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Tuesday, 12 February, 2002, 10:54 GMT
St Paul's reveals former glory
St Paul's Cathedral
The internal restoration will cost 10.8m
The interior of St Paul's Cathedral has been unveiled as it was when it was built for the first time in nearly 300 years.

Restoration work on the south transept has stripped away centuries of dirt to reveal the natural cream colour of the walls' Portland stone.

It is the first phase of a 40m programme of work at the cathedral.

The latest technology has made it possible to reveal details in the carvings which have been lost for centuries.

Inside St Paul's Cathedral
St Paul's has hosted many state occasions

The internal cleaning and relighting of the cathedral will take four years and will cost 10.8m.

It has been funded by an "outstandingly generous" donation from a single family, cathedral authorities said.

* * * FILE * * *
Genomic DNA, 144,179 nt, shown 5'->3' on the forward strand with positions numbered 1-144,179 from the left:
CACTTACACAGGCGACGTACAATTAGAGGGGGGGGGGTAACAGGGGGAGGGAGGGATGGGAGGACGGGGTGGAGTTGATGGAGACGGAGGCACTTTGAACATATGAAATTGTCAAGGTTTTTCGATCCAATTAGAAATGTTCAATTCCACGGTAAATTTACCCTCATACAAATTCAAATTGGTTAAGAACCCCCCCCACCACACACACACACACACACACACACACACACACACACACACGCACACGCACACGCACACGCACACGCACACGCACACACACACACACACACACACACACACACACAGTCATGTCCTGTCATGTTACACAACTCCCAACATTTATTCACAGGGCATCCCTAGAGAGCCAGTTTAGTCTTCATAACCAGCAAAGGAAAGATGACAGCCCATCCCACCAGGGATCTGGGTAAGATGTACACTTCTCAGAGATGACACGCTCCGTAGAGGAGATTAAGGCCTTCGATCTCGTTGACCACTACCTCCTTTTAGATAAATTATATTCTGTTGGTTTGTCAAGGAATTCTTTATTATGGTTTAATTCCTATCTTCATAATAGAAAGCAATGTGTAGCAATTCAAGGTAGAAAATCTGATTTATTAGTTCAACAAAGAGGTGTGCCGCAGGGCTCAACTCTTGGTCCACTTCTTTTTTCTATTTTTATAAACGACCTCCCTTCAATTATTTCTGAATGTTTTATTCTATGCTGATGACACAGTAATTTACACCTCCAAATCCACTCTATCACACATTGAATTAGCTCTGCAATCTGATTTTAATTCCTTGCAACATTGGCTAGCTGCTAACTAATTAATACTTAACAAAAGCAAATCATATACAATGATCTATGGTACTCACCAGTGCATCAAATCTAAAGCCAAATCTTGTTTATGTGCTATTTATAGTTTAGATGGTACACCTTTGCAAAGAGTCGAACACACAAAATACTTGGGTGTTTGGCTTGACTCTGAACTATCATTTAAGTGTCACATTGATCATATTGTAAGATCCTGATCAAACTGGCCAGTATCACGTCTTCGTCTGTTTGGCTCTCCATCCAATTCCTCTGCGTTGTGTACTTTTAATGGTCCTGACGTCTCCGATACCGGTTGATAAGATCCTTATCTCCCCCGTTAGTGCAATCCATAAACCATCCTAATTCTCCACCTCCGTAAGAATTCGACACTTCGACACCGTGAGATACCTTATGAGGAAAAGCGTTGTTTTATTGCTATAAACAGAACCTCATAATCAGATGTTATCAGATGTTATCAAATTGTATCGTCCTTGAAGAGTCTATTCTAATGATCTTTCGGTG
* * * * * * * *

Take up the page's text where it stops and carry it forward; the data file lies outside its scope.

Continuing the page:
The internal cleaning aims to tackle 300 years of heavy use and air pollution.

In 1709, as the cathedral approached completion, the architect St Christopher Wren arranged for the entire interior to be painted "three times in oyle".

By the mid-19th Century, the painted surface would have been flaky and darkened with age.

Between 1873 and 1876 it was removed but an attempt to clean the exposed stonework in 1935 ended in failure because no suitable alternative was available.

Wren's vision

The current work began in May 2001 following extensive research.

The Dean of St Paul's, the Very Reverend Dr John Moses, said: "We will be able to show, for the first time in nearly 300 years, Wren's vision for the interior of the south transept revealed in the light and shade of the cleaned stonework."

Sir Christopher Wren was commissioned to design the cathedral in 1668 - two years after the Great Fire of London destroyed the old St Paul's.

Problems with the great architect's plans delayed the start of work for more than 20 years but the building was finally completed in 1710.

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See also:

03 Dec 97 | St Pauls Cathedral
St Paul's celebrates its 300th anniversary
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